Front Page
 Scientific Ops
  » Latest
  » Science
  » Calibration
  » Operations
  » Past Issues
Issue 1: 10th September 2001
A Note from the Editor and Contents

Welcome to the first issue of the CDS Newsletter. The goal of this Newsletter is to inform the CDS user community of
  • current CDS science topics
  • developments in CDS data analysis
  • instrumental matters
  • operational issues
The Newsletter will be updated monthly and initially will cover one main topic per issue. We invite your contributions on CDS-related matters: data analysis, science results, instrument calibration, software and questions on these topics. Your responses will influence the content of future issues. Please send newsletter inputs and correspondence to:

This Month's Topics:

Measuring irradiance with CDS, and implications for the CDS calibration
William Thompson

The current calibration of the CDS Normal Incidence spectrometer is tied to two sounding rocket measurements made in 1997. A description of the current calibration used for CDS/NIS can be found at ../software/calibration.shtml

Currently, the same calibration is used for both the data taken before SOHO's accident in the summer of 1998, and for the data taken after the accident. Coordinated observations with sounding rockets have also been taken after the accident, but the data is not yet available for comparison.

The second-order calibration is not embedded within the software. For the second order lines of He II and Si XI at 304 A, I've been using an efficiency 25.9 times less than the corresponding first-order calibration, i.e. about 1.64e-5.

One area where the calibration is important is in measuring the solar irradiance. Comparing the full disk irradiance measurements made by CDS against observations made by other instruments tests both the absolute calibration of CDS, and how well the calibration was maintained over that period.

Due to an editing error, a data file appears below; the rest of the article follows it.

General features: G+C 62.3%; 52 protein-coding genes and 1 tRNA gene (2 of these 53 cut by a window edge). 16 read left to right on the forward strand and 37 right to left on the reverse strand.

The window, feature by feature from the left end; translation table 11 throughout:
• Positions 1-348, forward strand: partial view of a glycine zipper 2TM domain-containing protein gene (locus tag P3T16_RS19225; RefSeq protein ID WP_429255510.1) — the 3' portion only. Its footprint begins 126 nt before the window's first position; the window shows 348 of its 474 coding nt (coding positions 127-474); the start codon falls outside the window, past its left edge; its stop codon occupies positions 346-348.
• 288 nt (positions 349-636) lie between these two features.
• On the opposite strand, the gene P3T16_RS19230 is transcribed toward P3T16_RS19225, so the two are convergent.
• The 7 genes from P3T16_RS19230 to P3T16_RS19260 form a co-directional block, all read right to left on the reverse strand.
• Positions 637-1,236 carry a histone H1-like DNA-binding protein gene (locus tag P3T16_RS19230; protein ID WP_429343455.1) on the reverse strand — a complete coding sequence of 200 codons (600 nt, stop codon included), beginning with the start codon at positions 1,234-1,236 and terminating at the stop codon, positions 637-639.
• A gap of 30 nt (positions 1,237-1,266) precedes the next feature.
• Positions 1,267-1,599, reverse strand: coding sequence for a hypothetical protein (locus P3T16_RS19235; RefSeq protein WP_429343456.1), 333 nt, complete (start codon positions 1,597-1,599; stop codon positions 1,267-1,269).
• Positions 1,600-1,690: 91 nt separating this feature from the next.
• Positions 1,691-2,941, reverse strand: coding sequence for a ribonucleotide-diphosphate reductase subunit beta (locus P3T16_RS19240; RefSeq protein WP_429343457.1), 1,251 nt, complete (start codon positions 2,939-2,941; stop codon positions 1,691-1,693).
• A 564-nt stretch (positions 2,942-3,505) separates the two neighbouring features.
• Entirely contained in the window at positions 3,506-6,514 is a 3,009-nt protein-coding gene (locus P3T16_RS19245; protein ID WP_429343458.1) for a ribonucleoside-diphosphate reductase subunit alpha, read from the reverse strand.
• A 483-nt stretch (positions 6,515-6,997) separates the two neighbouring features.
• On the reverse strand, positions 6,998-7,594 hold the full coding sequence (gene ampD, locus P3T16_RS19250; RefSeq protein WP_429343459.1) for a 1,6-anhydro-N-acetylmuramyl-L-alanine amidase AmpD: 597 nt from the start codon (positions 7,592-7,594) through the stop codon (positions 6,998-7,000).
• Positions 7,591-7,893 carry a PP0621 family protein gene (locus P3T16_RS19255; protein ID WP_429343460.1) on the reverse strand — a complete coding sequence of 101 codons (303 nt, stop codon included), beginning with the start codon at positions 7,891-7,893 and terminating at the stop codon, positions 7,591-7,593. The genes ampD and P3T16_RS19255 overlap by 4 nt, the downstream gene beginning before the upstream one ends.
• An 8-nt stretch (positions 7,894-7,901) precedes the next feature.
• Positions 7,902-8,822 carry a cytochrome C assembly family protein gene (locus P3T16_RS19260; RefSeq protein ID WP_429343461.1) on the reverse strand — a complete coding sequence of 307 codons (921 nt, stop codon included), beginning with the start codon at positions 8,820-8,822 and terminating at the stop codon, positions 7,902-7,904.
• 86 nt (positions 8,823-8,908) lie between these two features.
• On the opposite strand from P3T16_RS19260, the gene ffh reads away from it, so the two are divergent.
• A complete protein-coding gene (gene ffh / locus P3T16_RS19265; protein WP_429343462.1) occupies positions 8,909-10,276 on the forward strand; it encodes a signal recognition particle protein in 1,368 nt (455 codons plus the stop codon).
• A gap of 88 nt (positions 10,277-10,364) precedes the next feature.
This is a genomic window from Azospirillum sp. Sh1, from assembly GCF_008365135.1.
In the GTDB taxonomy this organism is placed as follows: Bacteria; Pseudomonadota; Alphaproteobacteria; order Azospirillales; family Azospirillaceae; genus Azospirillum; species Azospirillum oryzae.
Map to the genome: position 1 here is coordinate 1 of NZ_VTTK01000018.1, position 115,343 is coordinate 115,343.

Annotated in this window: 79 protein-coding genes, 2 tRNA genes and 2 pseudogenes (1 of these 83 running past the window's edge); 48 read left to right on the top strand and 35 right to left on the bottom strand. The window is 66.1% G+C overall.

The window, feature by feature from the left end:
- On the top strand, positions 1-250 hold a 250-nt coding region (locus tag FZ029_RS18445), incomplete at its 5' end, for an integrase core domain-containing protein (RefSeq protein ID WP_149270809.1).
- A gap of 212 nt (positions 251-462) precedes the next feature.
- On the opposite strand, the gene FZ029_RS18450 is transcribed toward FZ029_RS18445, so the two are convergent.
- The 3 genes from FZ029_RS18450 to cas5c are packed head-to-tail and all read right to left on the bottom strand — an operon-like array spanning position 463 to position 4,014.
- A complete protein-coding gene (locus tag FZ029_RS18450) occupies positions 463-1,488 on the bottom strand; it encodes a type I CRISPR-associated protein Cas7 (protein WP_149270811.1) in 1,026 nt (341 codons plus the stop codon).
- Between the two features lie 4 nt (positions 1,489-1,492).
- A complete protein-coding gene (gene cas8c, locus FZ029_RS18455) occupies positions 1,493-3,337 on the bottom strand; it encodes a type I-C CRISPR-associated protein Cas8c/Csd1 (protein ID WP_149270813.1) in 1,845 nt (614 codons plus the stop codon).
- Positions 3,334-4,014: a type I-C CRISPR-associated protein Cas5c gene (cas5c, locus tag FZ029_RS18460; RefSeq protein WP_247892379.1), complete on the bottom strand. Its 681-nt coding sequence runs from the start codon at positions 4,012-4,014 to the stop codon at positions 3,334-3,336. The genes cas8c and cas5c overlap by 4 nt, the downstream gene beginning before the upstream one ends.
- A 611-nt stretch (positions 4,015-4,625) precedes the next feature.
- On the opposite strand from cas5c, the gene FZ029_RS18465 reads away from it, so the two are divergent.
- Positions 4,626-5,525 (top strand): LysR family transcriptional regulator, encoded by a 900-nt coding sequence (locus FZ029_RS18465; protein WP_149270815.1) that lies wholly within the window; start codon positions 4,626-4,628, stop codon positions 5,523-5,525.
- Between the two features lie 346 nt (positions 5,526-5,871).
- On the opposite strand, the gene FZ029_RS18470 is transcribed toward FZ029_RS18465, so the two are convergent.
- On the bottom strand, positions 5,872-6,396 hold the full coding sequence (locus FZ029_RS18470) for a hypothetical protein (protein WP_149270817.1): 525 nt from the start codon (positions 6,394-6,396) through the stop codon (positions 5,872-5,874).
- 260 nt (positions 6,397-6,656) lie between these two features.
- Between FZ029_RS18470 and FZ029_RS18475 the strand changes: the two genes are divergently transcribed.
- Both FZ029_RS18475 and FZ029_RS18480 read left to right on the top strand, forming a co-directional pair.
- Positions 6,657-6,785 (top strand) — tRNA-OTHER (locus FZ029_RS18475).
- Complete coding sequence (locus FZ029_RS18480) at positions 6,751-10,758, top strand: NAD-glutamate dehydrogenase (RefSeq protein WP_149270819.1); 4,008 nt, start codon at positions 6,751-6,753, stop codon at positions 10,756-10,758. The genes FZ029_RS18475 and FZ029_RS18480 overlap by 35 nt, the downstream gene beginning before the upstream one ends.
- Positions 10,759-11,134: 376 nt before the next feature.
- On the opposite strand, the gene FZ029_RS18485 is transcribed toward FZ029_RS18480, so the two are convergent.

Irradiance measurements have been made with CDS since March 1997, using the monthly study USUN_6. In order to make these measurements, 69 individual rasters are taken to cover the entire Sun. The entire spectral range in both NIS channels is brought down, so that the irradiance can be measured for every line observable by CDS. However, in order to be able to bring down this much data in a reasonable amount of time, a large amount of compression is needed. Two steps are taken to compress the data. One is to move the 4 arcsecond slit by 24 arcseconds between exposures, so that the Sun is undersampled by a factor of six. Although this means that the entire Sun is not observed, tests have shown that a representative enough sample of the Sun is taken, so that the result should be correct to within a few percent.